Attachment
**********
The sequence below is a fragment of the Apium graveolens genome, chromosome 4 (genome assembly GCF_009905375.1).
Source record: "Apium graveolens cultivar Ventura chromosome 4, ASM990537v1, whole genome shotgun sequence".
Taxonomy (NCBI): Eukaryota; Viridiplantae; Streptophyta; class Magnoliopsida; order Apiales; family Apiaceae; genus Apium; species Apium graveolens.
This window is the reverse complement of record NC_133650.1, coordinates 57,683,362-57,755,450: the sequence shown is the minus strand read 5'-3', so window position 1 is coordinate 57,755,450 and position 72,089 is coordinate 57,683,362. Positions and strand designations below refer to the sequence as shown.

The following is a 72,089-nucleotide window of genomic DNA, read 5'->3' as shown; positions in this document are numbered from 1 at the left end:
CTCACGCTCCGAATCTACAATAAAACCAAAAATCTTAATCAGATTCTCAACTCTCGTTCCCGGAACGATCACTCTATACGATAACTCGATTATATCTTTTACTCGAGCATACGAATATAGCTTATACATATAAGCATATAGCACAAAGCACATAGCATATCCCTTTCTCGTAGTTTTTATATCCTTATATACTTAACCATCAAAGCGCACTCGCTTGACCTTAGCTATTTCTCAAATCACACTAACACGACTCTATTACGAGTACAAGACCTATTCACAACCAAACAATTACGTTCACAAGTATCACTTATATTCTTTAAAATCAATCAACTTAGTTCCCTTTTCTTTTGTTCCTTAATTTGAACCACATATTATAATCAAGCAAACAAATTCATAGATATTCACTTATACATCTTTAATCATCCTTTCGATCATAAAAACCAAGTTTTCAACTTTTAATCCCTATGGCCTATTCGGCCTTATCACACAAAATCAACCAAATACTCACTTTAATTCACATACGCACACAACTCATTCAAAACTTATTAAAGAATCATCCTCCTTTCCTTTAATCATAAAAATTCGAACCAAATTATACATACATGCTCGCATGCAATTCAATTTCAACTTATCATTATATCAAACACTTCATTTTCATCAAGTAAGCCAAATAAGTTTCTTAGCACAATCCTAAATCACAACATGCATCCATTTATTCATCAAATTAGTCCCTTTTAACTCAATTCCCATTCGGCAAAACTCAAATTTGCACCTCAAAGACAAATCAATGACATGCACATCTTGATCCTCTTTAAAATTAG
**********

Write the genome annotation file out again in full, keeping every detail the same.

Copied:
The sequence below is a fragment of the Apium graveolens genome, chromosome 4 (genome assembly GCF_009905375.1).
Source record: "Apium graveolens cultivar Ventura chromosome 4, ASM990537v1, whole genome shotgun sequence".
Taxonomy (NCBI): Eukaryota; Viridiplantae; Streptophyta; class Magnoliopsida; order Apiales; family Apiaceae; genus Apium; species Apium graveolens.
This window is the reverse complement of record NC_133650.1, coordinates 57,683,362-57,755,450: the sequence shown is the minus strand read 5'-3', so window position 1 is coordinate 57,755,450 and position 72,089 is coordinate 57,683,362. Positions and strand designations below refer to the sequence as shown.

The following is a 72,089-nucleotide window of genomic DNA, read 5'->3' as shown; positions in this document are numbered from 1 at the left end:
CTCACGCTCCGAATCTACAATAAAACCAAAAATCTTAATCAGATTCTCAACTCTCGTTCCCGGAACGATCACTCTATACGATAACTCGATTATATCTTTTACTCGAGCATACGAATATAGCTTATACATATAAGCATATAGCACAAAGCACATAGCATATCCCTTTCTCGTAGTTTTTATATCCTTATATACTTAACCATCAAAGCGCACTCGCTTGACCTTAGCTATTTCTCAAATCACACTAACACGACTCTATTACGAGTACAAGACCTATTCACAACCAAACAATTACGTTCACAAGTATCACTTATATTCTTTAAAATCAATCAACTTAGTTCCCTTTTCTTTTGTTCCTTAATTTGAACCACATATTATAATCAAGCAAACAAATTCATAGATATTCACTTATACATCTTTAATCATCCTTTCGATCATAAAAACCAAGTTTTCAACTTTTAATCCCTATGGCCTATTCGGCCTTATCACACAAAATCAACCAAATACTCACTTTAATTCACATACGCACACAACTCATTCAAAACTTATTAAAGAATCATCCTCCTTTCCTTTAATCATAAAAATTCGAACCAAATTATACATACATGCTCGCATGCAATTCAATTTCAACTTATCATTATATCAAACACTTCATTTTCATCAAGTAAGCCAAATAAGTTTCTTAGCACAATCCTAAATCACAACATGCATCCATTTATTCATCAAATTAGTCCCTTTTAACTCAATTCCCATTCGGCAAAACTCAAATTTGCACCTCAAAGACAAATCAATGACATGCACATCTTGATCCTCTTTAAAATTAG